There are certain humiliating moments in the lives of the greatest of men. It has been said that no man is a hero to his valet. To that may be added that few men are heroes to themselves at the moment of visiting their dentist.
Hercule Poirot was morbidly conscious of this fact. He was a man who was accustomed to have a good opinion of himself. He was Hercule Poirot, superior in most ways to other men. But in this moment he was unable to feel superior in any way whatever. His morale was down to zero. He was just that ordinary, craven figure, a man afraid of the dentist’s chair.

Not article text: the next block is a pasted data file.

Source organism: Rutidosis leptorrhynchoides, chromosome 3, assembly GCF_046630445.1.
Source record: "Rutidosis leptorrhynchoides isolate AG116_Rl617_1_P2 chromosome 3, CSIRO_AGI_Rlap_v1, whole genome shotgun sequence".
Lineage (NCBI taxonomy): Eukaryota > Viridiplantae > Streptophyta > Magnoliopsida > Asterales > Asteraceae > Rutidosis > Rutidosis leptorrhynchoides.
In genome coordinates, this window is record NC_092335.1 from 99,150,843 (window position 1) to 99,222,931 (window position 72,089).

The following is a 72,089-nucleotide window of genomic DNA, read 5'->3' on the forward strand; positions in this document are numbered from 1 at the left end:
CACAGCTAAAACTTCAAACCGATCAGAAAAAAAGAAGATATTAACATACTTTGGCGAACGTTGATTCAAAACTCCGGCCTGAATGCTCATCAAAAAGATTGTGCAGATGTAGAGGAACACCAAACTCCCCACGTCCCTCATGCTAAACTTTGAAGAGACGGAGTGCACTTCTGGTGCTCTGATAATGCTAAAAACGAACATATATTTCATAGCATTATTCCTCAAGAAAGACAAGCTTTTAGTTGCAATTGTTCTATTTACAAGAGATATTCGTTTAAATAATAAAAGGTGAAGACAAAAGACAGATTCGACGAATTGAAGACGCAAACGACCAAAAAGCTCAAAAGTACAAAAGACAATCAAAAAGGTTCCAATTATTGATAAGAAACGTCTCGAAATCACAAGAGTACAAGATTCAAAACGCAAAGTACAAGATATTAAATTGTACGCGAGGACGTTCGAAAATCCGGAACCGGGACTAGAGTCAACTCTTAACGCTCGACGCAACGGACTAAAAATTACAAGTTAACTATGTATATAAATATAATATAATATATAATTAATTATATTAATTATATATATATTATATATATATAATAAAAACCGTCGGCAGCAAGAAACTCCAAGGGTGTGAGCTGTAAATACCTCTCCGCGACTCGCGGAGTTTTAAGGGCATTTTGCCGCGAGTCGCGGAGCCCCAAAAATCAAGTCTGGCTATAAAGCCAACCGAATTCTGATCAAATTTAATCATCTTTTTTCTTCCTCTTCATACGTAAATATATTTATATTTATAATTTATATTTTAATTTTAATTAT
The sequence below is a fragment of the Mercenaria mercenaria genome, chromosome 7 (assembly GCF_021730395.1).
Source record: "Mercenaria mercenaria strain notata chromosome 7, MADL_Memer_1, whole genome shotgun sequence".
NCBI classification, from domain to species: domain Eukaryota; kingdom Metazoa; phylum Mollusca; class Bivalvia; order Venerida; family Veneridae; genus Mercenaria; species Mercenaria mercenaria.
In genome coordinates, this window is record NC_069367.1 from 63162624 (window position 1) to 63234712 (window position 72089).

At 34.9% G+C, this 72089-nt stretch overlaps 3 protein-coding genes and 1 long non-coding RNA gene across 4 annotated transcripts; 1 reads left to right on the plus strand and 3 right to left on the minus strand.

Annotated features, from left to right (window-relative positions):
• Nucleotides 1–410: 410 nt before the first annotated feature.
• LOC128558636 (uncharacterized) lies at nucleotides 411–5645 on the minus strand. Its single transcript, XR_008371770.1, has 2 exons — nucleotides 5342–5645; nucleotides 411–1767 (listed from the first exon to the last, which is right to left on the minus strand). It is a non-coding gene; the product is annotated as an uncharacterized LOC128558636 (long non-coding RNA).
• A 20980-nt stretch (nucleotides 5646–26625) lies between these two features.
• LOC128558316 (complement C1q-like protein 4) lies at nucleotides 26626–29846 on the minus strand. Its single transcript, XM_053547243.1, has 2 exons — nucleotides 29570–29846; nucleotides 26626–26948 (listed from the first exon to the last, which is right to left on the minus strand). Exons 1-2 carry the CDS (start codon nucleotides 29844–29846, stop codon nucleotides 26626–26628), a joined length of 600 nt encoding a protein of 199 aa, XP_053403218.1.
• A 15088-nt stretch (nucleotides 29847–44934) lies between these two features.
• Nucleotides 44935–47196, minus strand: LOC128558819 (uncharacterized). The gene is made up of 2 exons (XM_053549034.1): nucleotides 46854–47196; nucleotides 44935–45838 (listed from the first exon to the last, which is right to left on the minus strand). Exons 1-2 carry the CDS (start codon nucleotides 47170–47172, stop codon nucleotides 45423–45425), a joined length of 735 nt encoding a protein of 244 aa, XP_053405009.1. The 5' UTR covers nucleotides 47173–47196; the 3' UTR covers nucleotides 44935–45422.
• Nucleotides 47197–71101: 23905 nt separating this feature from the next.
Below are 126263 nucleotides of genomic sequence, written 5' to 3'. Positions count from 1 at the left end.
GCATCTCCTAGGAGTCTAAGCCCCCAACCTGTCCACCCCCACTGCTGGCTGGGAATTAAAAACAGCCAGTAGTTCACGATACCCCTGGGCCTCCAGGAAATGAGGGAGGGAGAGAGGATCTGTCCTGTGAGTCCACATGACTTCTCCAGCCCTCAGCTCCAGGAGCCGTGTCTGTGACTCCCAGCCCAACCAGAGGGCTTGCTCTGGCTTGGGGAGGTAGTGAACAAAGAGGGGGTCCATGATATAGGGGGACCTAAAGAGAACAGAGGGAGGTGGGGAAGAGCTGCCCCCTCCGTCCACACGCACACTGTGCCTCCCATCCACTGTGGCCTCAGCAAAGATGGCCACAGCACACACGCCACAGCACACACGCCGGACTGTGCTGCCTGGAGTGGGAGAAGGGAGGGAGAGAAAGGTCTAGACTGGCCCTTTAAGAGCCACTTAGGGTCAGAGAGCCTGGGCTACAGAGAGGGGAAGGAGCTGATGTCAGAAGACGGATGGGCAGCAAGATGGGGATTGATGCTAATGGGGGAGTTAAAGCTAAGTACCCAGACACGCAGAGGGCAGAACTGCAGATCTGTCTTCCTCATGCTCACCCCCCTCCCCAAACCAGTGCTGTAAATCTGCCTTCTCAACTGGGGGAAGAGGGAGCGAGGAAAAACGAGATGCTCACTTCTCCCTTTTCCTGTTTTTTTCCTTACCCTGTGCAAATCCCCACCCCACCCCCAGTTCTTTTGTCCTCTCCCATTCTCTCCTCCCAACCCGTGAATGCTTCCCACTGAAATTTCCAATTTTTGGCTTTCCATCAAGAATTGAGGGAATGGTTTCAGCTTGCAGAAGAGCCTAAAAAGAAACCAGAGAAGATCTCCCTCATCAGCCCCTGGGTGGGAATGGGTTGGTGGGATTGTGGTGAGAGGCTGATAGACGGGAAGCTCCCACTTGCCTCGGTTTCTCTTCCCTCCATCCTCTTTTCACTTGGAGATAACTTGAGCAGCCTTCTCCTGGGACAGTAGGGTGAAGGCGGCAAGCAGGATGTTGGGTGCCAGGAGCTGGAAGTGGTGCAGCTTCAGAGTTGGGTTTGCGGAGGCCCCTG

‘Rinse, please,’ said Mr Morley. ‘It’s the answer, you know, to their Hitlers and Mussolinis and all the rest of them,’ went on Mr Morley, as he proceeded to tooth number two. ‘We don’t make a fuss over here. Look how democratic our King and Queen are. Of course, a Frenchman like you, accustomed to the Republican idea—’
‘I ah nah a Frahah—I ah—ah a Benyon.’